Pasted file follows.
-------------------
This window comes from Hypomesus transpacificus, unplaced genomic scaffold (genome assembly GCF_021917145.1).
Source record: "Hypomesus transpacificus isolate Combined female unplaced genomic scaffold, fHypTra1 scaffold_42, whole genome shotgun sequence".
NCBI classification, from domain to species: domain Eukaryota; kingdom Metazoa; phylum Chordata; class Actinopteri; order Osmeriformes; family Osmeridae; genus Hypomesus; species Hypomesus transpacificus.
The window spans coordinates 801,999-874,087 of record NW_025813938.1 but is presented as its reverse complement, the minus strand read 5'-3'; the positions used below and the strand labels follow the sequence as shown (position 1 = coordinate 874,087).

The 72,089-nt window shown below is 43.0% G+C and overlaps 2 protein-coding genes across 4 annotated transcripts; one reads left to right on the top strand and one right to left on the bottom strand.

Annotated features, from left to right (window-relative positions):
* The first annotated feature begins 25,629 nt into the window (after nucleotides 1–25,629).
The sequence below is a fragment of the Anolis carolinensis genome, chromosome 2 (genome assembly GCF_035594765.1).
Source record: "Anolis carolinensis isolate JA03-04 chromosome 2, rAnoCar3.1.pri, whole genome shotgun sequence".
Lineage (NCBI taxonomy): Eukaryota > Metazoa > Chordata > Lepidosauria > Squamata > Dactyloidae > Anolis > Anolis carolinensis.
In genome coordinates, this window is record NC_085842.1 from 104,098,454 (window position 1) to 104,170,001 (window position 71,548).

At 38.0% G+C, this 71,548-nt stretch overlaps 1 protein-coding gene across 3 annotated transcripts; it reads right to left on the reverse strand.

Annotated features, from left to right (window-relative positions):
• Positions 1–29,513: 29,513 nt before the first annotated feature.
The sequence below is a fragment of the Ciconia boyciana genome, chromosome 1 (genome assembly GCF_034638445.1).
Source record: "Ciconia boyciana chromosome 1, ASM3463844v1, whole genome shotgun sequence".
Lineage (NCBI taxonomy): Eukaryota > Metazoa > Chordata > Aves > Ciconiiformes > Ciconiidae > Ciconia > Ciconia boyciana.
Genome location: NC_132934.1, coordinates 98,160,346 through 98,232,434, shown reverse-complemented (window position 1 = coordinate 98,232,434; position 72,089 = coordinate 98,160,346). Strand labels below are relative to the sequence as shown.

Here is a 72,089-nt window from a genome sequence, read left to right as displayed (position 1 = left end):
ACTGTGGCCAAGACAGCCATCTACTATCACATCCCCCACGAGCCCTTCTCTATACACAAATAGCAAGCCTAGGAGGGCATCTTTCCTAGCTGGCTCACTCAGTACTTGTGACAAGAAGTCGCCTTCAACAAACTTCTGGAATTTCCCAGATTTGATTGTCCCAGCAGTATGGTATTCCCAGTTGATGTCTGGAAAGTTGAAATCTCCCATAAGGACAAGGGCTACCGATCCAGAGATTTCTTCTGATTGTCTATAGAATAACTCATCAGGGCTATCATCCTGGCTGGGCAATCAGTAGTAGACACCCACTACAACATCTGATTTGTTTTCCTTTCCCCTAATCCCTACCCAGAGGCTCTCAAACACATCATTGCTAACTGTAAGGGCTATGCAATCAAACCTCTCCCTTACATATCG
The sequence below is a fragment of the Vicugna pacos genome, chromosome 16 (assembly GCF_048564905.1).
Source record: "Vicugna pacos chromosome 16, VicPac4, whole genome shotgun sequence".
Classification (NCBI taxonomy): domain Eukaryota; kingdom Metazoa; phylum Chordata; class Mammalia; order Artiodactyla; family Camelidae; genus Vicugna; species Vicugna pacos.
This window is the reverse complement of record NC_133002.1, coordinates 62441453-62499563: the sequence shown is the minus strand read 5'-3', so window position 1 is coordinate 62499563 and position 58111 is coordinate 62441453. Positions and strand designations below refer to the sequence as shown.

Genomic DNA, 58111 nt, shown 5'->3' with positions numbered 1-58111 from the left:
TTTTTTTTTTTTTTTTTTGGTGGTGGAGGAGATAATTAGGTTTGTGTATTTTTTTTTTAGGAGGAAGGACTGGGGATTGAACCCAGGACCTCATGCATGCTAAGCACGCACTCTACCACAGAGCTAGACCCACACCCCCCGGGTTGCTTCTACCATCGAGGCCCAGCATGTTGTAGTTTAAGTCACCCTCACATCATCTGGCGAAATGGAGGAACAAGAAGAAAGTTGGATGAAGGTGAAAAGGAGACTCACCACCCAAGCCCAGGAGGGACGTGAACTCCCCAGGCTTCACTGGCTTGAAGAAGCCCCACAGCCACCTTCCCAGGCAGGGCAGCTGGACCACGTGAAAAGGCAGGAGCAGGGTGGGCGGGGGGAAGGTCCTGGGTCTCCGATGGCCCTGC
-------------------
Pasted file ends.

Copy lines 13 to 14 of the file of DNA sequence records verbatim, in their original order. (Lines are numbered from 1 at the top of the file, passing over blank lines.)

Annotated features, from left to right (window-relative positions):
• Positions 1–29,513: 29,513 nt before the first annotated feature.